The Croatian currency, the Kuna, is worth about 10p. Our hotel was 600 Kunas per night so 400 seemed all right, certainly cheaper than missing the flight and having to stay another night. However, he mumbled something after the "400" that didn't sound very much like "Kunas". I asked him to repeat it and it sounded distinctly like he said "Euros" which aren't quite so cheap. In fact, Euros are worth more than Australian dollars so 400 of them wasn't going to be cheaper than staying another night... not by a long shot.
The decision was made to catch the next ferry at 12:30 because that was the only practical way off this island and hire a car to drive to Rijeka. We tried to book the car over the internet and locate a car hire place near where we would land in Split but it was not to be. Croatian car hire websites leave a lot to be desired in terms of functionality. We found ourselves in Split at 2:30pm, 6 hours later than we had intended with little more than a vague outline of a plan. A taxi driver told us that the nearest car-hire place was only 200 metres away, just past the McDonalds but it would take him about 15 minutes to drive there due to one way streets so we decided to walk. 300 metres later we see a sign stating that Maccas was only 400 metres... and when we finally found the place, it was closed until 5:30pm. Croatians also seem to like their afternoon naps.
Another taxi and another bright idea from Jane: "Take us to the airport ! They're sure to have car hire places there." They certainly did and we got in the line for the EuropCar booth which was one in a series of about 15 booths. After 20 minutes of listening to the lady in the booth pulling fee after charge after fee on the unsuspecting couple we went to the next booth along (EuropCar was the only one with a line...) and the lady in there was extremely helpful. She realised we were in a hurry and had everything finished in about 5 minutes and somebody from out the back bringing the car around so we wouldn't have to walk. We were in our car before the other couple had left the booth. Not only that, the car was about 2/3rds the price of the cheapest EuropCar available and that was before they had put on all those extra charges and fees.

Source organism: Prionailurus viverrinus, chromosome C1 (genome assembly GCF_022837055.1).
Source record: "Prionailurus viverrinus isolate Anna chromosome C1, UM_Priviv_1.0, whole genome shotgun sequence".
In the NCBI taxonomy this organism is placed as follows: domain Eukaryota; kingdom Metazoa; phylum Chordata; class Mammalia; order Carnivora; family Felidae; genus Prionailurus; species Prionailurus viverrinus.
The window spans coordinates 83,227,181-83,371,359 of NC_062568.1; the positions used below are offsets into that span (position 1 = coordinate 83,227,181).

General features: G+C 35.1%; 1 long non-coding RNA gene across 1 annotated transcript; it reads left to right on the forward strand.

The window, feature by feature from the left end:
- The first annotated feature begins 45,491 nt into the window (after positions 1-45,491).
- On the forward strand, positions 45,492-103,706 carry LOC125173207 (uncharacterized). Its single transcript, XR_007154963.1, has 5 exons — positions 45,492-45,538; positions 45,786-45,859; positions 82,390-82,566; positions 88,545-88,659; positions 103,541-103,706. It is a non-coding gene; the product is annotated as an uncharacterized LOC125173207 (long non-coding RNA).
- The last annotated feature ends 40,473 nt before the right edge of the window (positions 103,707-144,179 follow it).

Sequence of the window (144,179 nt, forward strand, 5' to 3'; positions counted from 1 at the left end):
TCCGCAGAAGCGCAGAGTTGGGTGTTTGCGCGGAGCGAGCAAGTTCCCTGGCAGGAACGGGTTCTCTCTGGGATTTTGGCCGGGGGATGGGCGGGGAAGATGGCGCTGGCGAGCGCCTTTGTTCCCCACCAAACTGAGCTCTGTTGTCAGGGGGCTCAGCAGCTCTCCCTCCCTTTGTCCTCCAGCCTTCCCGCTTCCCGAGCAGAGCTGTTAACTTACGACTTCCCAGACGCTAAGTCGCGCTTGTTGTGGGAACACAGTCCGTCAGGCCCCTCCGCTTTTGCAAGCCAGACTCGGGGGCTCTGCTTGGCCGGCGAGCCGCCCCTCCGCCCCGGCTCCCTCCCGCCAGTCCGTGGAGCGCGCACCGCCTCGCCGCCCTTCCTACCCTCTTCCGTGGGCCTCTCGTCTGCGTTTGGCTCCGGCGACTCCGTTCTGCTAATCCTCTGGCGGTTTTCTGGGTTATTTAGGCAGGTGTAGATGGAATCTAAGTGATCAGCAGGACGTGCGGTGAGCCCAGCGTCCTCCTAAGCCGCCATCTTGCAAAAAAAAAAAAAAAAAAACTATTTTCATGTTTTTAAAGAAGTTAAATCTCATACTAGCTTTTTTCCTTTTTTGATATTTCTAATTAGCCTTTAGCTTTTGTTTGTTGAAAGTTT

I hadn't driven a car in 10 months and this one was a left-hand drive. I also didn't have my license with me so I was a little nervous as I drove around the very tightly packed car park to the outside world. The trip was reasonably uneventful in that "everything-is-backwards-and-on-the-wrong-side-and-very-very-fast" kind of way. The speed limit on Croatian highways is 130km/h however if you want to travel in the left hand lane you'd better be going a lot faster than that. I did 150km/h most of the way there in the middle lane and people were flying past me in the left lane. None of the pictures of Croatia's mountains really do them justice. They really are amazing. Also amazing are the tunnels that pass right through them. I was not uncommon for us to see a sign on the way into a tunnel stating that the tunnel was over 1.5km long.